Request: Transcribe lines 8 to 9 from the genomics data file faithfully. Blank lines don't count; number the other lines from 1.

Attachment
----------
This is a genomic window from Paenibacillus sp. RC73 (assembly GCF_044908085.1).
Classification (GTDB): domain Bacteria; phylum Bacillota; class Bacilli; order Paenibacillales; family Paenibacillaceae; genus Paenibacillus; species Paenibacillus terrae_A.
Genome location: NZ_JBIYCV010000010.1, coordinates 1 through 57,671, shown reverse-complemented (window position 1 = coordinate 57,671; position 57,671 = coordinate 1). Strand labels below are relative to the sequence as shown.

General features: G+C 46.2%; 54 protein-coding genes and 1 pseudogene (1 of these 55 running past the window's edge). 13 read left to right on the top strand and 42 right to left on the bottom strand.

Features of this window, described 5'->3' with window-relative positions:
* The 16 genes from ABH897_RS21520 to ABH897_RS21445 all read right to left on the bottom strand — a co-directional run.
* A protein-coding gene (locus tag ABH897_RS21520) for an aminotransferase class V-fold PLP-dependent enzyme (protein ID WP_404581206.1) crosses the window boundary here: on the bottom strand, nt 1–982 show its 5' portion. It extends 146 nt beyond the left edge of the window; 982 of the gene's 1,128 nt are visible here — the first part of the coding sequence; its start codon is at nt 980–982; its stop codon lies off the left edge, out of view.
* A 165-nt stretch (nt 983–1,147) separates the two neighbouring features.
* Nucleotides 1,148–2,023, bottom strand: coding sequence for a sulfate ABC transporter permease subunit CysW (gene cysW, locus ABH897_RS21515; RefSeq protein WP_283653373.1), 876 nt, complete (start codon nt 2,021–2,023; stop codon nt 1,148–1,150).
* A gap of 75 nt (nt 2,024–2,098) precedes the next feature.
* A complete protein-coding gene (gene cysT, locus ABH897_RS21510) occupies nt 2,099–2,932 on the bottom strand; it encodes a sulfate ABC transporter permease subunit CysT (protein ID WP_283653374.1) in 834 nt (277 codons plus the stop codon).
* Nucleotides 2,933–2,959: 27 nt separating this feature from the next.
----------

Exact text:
* A 165-nt stretch (nt 983–1,147) separates the two neighbouring features.
* Nucleotides 1,148–2,023, bottom strand: coding sequence for a sulfate ABC transporter permease subunit CysW (gene cysW, locus ABH897_RS21515; RefSeq protein WP_283653373.1), 876 nt, complete (start codon nt 2,021–2,023; stop codon nt 1,148–1,150).